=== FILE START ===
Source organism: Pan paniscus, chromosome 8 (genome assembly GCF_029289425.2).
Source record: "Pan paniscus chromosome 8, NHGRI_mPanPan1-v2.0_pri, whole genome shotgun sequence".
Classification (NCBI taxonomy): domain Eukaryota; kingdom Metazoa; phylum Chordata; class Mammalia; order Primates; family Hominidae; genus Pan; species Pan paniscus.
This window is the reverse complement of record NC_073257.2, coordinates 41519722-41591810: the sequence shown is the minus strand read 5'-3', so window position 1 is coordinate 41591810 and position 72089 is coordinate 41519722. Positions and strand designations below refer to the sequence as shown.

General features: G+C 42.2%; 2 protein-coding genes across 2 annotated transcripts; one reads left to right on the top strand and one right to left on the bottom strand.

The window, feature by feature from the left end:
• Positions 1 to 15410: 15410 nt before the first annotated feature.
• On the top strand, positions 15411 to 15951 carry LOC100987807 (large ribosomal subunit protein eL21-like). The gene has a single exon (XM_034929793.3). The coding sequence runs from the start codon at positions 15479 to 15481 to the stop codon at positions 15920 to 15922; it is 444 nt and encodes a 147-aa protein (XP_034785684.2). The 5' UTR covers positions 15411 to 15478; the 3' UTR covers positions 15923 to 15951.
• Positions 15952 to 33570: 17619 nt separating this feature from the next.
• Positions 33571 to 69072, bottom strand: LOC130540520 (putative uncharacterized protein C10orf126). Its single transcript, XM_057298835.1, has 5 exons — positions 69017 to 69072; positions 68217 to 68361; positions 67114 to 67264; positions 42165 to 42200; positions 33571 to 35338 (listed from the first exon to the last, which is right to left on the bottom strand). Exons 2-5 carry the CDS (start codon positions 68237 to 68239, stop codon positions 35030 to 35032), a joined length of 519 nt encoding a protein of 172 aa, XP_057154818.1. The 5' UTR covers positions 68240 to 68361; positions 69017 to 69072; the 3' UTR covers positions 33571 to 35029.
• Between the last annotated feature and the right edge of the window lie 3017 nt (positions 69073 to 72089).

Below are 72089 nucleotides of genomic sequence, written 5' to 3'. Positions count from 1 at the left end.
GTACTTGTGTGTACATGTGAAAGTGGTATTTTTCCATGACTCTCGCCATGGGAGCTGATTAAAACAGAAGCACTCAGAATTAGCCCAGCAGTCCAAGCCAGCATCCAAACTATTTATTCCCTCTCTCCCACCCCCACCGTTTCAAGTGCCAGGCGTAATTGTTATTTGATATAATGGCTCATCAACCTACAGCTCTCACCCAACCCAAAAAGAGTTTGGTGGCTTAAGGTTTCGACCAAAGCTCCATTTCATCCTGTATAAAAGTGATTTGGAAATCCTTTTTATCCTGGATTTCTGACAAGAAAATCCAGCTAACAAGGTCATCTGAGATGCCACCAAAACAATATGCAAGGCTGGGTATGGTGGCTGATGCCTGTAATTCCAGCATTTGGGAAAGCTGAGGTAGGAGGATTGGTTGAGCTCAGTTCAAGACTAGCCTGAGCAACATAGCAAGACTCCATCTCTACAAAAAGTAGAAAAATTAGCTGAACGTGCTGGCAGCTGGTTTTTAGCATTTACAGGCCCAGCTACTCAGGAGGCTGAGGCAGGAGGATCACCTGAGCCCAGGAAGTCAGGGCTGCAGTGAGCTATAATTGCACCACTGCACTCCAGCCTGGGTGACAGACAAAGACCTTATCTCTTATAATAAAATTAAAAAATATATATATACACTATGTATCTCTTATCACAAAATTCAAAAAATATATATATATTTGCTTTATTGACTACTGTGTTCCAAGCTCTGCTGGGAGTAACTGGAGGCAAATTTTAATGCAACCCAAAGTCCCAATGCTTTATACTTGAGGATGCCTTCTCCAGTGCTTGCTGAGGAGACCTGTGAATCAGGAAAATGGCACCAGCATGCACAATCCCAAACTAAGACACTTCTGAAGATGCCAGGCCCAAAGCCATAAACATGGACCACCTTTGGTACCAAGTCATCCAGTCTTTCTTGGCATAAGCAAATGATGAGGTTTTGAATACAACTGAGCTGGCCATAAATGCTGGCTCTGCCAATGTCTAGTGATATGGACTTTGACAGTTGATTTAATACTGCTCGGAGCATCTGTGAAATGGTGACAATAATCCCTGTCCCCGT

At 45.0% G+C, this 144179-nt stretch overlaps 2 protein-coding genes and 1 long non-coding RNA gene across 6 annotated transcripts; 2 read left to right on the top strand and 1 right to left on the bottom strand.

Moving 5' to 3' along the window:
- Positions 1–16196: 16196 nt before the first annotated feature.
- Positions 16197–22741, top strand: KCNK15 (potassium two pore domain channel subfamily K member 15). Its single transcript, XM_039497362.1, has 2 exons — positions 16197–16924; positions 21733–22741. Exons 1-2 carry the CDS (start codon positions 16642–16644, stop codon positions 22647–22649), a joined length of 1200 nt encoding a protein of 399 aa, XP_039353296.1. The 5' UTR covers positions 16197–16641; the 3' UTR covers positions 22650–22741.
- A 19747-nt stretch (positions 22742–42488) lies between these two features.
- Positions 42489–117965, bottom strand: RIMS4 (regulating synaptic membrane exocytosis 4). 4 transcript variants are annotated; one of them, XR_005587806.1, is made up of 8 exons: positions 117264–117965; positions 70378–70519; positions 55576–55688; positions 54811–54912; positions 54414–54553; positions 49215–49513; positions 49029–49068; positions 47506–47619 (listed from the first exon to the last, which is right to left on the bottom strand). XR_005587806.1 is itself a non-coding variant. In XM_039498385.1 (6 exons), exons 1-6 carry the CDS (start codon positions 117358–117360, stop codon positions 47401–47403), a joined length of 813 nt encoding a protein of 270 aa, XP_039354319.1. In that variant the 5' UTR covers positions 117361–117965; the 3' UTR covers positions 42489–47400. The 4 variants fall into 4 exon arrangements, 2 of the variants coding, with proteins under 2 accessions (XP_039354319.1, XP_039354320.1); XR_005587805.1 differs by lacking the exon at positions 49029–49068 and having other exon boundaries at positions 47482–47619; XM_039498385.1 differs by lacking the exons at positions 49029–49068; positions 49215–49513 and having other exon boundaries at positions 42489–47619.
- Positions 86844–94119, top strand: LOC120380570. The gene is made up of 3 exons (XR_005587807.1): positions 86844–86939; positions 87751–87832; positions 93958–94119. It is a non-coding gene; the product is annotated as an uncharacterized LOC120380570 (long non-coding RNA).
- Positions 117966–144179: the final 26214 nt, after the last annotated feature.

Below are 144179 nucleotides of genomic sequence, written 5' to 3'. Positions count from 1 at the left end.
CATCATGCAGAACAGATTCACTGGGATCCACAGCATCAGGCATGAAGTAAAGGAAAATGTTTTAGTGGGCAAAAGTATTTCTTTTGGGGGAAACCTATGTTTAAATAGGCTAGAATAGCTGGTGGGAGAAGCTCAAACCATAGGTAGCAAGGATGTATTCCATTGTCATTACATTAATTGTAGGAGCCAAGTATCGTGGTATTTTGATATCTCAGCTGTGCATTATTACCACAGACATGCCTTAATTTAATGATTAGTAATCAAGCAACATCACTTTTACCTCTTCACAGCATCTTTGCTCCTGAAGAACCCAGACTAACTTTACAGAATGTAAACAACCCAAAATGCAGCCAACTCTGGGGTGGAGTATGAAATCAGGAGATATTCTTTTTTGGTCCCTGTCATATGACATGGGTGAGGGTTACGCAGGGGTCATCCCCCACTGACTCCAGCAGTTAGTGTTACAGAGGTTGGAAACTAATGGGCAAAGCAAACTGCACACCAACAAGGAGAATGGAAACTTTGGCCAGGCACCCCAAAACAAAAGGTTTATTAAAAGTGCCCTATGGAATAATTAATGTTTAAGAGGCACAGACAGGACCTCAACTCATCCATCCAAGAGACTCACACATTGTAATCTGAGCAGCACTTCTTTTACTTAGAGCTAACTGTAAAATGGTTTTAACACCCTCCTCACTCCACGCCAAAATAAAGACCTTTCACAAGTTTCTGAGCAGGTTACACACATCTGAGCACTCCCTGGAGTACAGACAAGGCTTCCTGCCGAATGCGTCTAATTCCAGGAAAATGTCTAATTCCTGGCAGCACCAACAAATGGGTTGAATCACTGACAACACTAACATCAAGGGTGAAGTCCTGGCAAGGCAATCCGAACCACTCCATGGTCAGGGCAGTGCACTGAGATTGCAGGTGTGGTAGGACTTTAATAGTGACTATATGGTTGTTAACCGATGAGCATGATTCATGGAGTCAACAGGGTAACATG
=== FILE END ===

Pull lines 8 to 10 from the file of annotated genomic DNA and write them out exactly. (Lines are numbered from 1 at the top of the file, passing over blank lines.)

• On the top strand, positions 15411 to 15951 carry LOC100987807 (large ribosomal subunit protein eL21-like). The gene has a single exon (XM_034929793.3). The coding sequence runs from the start codon at positions 15479 to 15481 to the stop codon at positions 15920 to 15922; it is 444 nt and encodes a 147-aa protein (XP_034785684.2). The 5' UTR covers positions 15411 to 15478; the 3' UTR covers positions 15923 to 15951.
• Positions 15952 to 33570: 17619 nt separating this feature from the next.
• Positions 33571 to 69072, bottom strand: LOC130540520 (putative uncharacterized protein C10orf126). Its single transcript, XM_057298835.1, has 5 exons — positions 69017 to 69072; positions 68217 to 68361; positions 67114 to 67264; positions 42165 to 42200; positions 33571 to 35338 (listed from the first exon to the last, which is right to left on the bottom strand). Exons 2-5 carry the CDS (start codon positions 68237 to 68239, stop codon positions 35030 to 35032), a joined length of 519 nt encoding a protein of 172 aa, XP_057154818.1. The 5' UTR covers positions 68240 to 68361; positions 69017 to 69072; the 3' UTR covers positions 33571 to 35029.